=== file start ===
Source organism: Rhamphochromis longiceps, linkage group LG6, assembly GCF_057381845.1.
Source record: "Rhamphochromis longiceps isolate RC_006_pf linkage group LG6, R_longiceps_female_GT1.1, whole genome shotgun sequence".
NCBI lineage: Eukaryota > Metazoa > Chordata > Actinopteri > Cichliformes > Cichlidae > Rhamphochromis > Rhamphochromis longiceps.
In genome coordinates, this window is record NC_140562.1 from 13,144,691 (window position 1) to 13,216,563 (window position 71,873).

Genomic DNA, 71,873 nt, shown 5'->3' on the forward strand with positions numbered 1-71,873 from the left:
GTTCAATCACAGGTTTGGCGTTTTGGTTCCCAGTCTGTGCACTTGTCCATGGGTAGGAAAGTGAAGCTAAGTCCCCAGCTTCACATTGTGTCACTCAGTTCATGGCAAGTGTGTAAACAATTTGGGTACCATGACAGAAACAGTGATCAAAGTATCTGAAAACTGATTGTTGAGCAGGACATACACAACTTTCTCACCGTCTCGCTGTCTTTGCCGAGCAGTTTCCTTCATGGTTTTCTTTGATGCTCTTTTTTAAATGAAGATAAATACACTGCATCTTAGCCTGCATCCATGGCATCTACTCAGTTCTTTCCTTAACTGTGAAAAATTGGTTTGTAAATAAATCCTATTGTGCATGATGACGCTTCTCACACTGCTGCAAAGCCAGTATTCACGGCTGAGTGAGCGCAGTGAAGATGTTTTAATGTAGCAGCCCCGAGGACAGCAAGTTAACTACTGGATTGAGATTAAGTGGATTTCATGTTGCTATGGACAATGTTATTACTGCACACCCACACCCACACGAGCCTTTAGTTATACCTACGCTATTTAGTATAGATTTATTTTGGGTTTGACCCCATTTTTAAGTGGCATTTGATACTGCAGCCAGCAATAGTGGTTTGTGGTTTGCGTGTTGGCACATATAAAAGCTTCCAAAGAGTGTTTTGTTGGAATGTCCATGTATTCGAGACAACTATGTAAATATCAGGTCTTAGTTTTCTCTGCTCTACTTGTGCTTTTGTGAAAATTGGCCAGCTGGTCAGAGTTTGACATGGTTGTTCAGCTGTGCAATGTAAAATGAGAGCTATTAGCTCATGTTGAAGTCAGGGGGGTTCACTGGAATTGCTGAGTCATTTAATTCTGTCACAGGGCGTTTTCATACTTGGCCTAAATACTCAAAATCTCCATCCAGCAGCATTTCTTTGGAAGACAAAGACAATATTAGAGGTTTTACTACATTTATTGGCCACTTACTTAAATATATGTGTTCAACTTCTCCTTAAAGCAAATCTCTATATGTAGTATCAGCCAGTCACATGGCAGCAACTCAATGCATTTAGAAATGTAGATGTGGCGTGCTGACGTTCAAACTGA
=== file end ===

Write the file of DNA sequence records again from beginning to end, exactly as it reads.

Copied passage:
Source organism: Rhamphochromis longiceps, linkage group LG6, assembly GCF_057381845.1.
Source record: "Rhamphochromis longiceps isolate RC_006_pf linkage group LG6, R_longiceps_female_GT1.1, whole genome shotgun sequence".
NCBI lineage: Eukaryota > Metazoa > Chordata > Actinopteri > Cichliformes > Cichlidae > Rhamphochromis > Rhamphochromis longiceps.
In genome coordinates, this window is record NC_140562.1 from 13,144,691 (window position 1) to 13,216,563 (window position 71,873).

Genomic DNA, 71,873 nt, shown 5'->3' on the forward strand with positions numbered 1-71,873 from the left:
GTTCAATCACAGGTTTGGCGTTTTGGTTCCCAGTCTGTGCACTTGTCCATGGGTAGGAAAGTGAAGCTAAGTCCCCAGCTTCACATTGTGTCACTCAGTTCATGGCAAGTGTGTAAACAATTTGGGTACCATGACAGAAACAGTGATCAAAGTATCTGAAAACTGATTGTTGAGCAGGACATACACAACTTTCTCACCGTCTCGCTGTCTTTGCCGAGCAGTTTCCTTCATGGTTTTCTTTGATGCTCTTTTTTAAATGAAGATAAATACACTGCATCTTAGCCTGCATCCATGGCATCTACTCAGTTCTTTCCTTAACTGTGAAAAATTGGTTTGTAAATAAATCCTATTGTGCATGATGACGCTTCTCACACTGCTGCAAAGCCAGTATTCACGGCTGAGTGAGCGCAGTGAAGATGTTTTAATGTAGCAGCCCCGAGGACAGCAAGTTAACTACTGGATTGAGATTAAGTGGATTTCATGTTGCTATGGACAATGTTATTACTGCACACCCACACCCACACGAGCCTTTAGTTATACCTACGCTATTTAGTATAGATTTATTTTGGGTTTGACCCCATTTTTAAGTGGCATTTGATACTGCAGCCAGCAATAGTGGTTTGTGGTTTGCGTGTTGGCACATATAAAAGCTTCCAAAGAGTGTTTTGTTGGAATGTCCATGTATTCGAGACAACTATGTAAATATCAGGTCTTAGTTTTCTCTGCTCTACTTGTGCTTTTGTGAAAATTGGCCAGCTGGTCAGAGTTTGACATGGTTGTTCAGCTGTGCAATGTAAAATGAGAGCTATTAGCTCATGTTGAAGTCAGGGGGGTTCACTGGAATTGCTGAGTCATTTAATTCTGTCACAGGGCGTTTTCATACTTGGCCTAAATACTCAAAATCTCCATCCAGCAGCATTTCTTTGGAAGACAAAGACAATATTAGAGGTTTTACTACATTTATTGGCCACTTACTTAAATATATGTGTTCAACTTCTCCTTAAAGCAAATCTCTATATGTAGTATCAGCCAGTCACATGGCAGCAACTCAATGCATTTAGAAATGTAGATGTGGCGTGCTGACGTTCAAACTGA